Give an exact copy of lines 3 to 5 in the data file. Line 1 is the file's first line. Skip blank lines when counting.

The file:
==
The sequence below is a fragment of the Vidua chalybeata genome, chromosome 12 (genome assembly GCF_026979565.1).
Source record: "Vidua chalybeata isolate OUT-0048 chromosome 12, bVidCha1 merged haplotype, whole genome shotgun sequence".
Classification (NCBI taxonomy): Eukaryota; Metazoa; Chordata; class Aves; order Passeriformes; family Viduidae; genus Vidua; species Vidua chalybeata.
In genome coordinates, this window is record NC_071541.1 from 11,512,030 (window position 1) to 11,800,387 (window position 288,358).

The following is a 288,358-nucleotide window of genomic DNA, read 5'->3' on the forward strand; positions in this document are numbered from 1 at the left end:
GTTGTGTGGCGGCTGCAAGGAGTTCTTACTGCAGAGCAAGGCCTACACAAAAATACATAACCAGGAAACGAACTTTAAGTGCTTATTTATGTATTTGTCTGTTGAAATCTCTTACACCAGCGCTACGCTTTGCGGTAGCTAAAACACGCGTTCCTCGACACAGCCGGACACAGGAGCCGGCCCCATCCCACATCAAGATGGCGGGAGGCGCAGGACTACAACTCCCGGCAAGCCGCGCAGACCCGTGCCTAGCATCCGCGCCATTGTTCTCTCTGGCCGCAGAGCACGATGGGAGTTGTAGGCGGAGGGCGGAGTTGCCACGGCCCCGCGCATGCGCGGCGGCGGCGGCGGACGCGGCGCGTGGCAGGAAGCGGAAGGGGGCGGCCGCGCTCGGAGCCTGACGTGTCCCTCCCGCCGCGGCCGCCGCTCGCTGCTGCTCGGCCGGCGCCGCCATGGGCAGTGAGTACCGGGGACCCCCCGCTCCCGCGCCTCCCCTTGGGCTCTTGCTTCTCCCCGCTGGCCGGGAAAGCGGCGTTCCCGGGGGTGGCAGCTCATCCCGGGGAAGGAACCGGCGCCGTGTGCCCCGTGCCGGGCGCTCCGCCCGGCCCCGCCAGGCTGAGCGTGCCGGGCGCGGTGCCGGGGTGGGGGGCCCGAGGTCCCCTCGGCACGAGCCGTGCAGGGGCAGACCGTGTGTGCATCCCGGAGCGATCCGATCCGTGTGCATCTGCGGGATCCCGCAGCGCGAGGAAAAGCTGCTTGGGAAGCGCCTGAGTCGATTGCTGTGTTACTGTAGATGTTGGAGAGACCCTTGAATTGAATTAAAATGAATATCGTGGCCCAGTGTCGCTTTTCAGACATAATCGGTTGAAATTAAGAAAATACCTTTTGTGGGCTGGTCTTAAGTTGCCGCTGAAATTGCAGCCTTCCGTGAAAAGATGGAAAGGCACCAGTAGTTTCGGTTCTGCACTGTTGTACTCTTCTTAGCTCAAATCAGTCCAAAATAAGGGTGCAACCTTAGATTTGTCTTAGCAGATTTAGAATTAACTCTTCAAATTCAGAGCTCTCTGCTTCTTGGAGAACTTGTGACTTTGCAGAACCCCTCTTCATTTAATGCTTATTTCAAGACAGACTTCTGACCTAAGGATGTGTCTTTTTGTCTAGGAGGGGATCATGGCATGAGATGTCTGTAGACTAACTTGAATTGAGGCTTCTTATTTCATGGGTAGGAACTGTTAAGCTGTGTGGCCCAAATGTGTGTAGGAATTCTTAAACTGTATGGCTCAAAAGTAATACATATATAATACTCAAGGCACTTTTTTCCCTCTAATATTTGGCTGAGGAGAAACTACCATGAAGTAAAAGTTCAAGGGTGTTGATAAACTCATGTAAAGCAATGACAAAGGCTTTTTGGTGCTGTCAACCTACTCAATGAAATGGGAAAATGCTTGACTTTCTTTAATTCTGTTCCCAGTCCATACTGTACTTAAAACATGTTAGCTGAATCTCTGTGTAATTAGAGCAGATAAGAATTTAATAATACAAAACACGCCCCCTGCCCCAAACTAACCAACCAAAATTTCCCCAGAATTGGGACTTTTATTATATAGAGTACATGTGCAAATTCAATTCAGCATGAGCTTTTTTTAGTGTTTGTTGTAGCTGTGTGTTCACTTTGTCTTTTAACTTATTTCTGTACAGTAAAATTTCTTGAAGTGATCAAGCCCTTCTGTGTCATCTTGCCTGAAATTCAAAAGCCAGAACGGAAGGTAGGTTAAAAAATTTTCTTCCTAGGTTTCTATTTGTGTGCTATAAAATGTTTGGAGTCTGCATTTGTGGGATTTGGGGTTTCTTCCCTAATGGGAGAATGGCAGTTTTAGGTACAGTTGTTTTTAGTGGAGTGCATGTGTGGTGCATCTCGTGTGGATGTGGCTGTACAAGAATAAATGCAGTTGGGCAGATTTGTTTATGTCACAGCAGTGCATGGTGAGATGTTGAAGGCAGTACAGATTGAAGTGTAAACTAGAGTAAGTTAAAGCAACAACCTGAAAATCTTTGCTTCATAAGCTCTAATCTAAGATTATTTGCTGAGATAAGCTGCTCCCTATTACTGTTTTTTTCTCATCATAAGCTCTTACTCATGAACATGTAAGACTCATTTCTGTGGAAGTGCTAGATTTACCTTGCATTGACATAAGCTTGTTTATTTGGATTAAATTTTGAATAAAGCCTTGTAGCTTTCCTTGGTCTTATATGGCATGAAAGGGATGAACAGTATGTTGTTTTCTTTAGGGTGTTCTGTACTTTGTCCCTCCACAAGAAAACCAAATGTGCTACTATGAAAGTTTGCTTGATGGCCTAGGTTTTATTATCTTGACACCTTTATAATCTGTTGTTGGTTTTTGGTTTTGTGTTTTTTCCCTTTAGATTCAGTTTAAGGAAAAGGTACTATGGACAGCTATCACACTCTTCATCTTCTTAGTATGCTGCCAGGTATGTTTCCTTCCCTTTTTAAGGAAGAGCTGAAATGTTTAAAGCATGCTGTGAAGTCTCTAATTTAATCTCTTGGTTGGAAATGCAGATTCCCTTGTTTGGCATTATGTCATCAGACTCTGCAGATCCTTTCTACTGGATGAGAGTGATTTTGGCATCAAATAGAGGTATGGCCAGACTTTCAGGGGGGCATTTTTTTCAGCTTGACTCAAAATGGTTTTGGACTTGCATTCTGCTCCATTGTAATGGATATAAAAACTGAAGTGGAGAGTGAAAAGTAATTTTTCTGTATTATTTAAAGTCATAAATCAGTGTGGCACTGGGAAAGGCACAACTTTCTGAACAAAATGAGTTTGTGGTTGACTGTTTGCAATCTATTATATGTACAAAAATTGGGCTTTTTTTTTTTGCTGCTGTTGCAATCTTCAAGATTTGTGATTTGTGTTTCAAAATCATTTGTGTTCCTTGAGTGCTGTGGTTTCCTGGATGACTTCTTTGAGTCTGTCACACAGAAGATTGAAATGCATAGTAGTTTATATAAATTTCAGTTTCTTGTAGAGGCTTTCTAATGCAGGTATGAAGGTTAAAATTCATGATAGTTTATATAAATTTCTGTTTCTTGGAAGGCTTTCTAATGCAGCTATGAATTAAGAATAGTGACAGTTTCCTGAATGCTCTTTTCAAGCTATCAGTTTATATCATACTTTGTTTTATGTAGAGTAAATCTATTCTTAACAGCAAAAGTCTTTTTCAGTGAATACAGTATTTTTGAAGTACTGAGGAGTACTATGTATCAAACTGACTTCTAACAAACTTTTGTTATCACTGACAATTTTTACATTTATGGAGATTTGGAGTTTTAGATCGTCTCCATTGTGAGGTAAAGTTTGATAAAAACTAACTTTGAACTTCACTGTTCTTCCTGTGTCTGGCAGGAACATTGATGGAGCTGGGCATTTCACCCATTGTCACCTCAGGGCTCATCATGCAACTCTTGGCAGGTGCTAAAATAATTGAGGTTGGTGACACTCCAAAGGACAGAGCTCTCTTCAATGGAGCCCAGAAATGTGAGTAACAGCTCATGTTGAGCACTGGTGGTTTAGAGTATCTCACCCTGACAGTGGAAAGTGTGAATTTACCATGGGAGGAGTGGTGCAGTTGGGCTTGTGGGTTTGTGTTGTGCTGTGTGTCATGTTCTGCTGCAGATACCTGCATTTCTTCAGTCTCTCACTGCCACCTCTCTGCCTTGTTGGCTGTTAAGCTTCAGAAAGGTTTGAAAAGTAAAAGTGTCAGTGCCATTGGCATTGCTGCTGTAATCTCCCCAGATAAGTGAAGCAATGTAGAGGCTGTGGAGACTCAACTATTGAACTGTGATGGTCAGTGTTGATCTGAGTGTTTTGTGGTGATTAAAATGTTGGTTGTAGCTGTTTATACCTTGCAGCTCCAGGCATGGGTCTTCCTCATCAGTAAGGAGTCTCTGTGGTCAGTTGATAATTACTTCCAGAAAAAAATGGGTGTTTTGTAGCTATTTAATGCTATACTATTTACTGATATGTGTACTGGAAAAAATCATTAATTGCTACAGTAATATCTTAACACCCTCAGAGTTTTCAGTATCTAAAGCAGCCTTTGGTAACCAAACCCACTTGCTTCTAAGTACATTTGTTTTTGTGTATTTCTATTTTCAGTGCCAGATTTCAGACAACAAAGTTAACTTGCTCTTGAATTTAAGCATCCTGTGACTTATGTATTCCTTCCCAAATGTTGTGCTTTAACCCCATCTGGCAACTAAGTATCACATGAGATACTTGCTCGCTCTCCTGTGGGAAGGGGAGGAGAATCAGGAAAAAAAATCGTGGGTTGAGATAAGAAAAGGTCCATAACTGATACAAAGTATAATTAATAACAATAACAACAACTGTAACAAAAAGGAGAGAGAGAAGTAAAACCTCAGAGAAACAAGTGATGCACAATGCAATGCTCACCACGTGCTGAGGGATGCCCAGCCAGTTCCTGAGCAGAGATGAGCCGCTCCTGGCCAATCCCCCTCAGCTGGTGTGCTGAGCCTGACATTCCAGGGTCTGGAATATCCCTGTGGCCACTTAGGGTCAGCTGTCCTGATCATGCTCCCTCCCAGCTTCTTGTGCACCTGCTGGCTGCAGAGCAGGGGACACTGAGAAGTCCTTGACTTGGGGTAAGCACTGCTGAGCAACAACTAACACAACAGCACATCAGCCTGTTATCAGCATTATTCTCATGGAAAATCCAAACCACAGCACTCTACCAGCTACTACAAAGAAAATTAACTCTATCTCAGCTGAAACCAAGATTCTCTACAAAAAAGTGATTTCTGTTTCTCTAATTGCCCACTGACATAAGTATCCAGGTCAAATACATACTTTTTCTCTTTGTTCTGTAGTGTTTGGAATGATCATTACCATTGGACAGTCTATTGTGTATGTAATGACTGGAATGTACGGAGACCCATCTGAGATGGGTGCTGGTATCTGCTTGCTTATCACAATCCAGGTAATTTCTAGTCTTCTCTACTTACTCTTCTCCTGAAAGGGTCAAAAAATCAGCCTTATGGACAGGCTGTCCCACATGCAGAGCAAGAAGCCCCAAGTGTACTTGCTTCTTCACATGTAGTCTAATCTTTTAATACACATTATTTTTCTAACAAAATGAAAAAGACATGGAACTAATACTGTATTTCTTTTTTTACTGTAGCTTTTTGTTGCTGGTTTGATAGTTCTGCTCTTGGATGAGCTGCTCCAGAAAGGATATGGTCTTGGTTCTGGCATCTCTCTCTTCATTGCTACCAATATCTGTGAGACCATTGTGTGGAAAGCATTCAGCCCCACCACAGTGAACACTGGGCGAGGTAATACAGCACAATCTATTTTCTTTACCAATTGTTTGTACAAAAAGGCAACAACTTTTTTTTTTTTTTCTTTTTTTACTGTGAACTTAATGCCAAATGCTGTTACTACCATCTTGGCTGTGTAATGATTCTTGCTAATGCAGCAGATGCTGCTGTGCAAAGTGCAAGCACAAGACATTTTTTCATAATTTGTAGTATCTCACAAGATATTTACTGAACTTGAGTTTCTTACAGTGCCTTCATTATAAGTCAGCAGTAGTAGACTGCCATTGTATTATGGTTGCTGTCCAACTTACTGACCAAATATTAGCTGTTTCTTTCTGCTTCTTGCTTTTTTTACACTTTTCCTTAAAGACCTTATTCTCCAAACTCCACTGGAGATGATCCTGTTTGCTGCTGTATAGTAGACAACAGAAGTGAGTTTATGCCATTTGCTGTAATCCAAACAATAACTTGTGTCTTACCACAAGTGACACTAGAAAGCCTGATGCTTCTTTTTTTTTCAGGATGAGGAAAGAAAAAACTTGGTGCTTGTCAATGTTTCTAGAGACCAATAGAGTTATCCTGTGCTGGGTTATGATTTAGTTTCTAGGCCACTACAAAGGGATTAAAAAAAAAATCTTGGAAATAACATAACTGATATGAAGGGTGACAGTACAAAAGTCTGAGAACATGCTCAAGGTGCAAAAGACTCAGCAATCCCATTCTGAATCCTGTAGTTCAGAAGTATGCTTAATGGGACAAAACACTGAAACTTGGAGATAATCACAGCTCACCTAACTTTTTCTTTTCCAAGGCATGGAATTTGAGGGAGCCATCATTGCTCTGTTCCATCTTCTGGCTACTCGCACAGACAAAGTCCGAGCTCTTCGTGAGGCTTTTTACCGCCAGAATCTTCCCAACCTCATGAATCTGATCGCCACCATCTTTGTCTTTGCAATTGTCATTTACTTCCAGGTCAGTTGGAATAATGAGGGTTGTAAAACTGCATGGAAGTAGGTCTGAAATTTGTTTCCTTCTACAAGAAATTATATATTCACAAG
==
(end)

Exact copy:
Classification (NCBI taxonomy): Eukaryota; Metazoa; Chordata; class Aves; order Passeriformes; family Viduidae; genus Vidua; species Vidua chalybeata.
In genome coordinates, this window is record NC_071541.1 from 11,512,030 (window position 1) to 11,800,387 (window position 288,358).

The following is a 288,358-nucleotide window of genomic DNA, read 5'->3' on the forward strand; positions in this document are numbered from 1 at the left end: